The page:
When I was a teenager I was locked in a state of perma-crush. From the moment I turned 13 I was ensnared in my own bittersweet psychodrama of unfocused love, lust and longing. The girl from the school trip; the girl who was going out with my mate; the girl who was mates with the girl who was going out with my mate. Everywhere I looked there was someone new not just to admire but to become pathetically, gormlessly, hopelessly fixated upon. Every stolen glance in the playground carried explosive meaning; every song on Top of the Pops prompted beautiful pain and crushing ecstasy.
It was tough being that romantic. And it was exhausting hiding it all behind the yobbish persona of a heartless teenage dickhead. There was this one girl who sat next to me in English. She was so smart and funny it almost made me puke and she had the coolest eye makeup I’d ever seen. Most of my crushes rejected me but this girl did something much worse: she became my friend. Which was fine but by the time our teens were almost over I knew I’d probably never kiss her and that, whatever else happened in my life, I’d never get over it. First love sucks.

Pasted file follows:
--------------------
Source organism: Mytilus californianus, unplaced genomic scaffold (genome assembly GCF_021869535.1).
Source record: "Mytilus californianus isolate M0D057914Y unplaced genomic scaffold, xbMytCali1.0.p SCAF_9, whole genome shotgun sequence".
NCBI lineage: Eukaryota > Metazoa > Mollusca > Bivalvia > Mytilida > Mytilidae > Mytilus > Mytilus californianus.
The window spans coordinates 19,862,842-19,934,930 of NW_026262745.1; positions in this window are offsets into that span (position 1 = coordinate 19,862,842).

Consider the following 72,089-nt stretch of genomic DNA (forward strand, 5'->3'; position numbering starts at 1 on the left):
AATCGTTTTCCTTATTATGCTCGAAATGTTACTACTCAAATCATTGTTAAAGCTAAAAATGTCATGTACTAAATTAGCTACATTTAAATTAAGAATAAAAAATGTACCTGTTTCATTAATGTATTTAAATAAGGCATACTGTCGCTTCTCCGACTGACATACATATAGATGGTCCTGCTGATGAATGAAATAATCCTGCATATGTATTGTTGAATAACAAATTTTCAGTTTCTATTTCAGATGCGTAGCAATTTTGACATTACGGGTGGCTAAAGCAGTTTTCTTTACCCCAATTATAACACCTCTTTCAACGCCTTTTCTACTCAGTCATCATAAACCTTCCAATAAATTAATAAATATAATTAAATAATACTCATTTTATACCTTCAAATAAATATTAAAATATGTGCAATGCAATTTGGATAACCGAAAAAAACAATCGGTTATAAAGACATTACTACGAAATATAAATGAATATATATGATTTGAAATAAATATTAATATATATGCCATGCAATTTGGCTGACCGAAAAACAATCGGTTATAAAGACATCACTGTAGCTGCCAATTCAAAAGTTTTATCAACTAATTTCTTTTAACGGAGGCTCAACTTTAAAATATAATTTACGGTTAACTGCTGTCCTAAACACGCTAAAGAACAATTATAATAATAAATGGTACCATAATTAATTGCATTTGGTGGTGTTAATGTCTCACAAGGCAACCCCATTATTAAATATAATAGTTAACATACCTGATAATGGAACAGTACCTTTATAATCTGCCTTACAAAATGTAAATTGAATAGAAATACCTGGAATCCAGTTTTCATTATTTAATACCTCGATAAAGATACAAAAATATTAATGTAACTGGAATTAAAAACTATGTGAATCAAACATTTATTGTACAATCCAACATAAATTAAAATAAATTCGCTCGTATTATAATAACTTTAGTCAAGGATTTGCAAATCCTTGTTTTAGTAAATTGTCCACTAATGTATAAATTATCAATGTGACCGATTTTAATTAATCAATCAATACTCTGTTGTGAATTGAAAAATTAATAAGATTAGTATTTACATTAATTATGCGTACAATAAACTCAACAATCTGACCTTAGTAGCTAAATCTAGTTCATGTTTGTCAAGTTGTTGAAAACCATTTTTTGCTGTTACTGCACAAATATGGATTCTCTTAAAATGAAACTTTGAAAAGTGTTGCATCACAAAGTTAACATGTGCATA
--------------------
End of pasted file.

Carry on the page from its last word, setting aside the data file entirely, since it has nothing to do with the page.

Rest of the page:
I don’t really enjoy watching or reading stuff about teenage love affairs any more. Not just because I am 44 with kids of my own and it feels a bit creepy. I just don’t want to remember those feelings.
The third series of Stranger Things saw the cute little bastards from seasons one and two become hormonal adolescents who, when they weren’t running away from monsters, were getting off with each other. It was sweet and funny, I guess. I also read Sweet Sorrow by David Nicholls, a book about a 16-year-old boy falling in love for the first time against the backdrop of his parents’ messy divorce.
Jesus, that book broke my heart. It dragged back all the memories I’d rather have left buried or at least blurry. All the mind-bending crushes of my own teenage years; those clumsy seductions on crazy golf courses; the taste of cheap lager and Malboro Lights in a girl’s mouth on a warm summer’s evening; the joy and the nausea of falling in love with someone while pissed on the top deck of a number 33 bus. All the humiliation and the ecstasy.
I don’t want to think about that stuff any more, it makes me feel old and sentimental and pathetic. Sweet Sorrow is a great book but I will try never to read it or think about it again. What good do memories do any of us? Not that all those teenage love stories end in misery. I ended up marrying that girl from my English class. We’ve got two kids now. After we put them to bed at night we sit and watch Stranger Things together. If I get too sentimental or nostalgic she elbows me in the ribs and turns up the volume.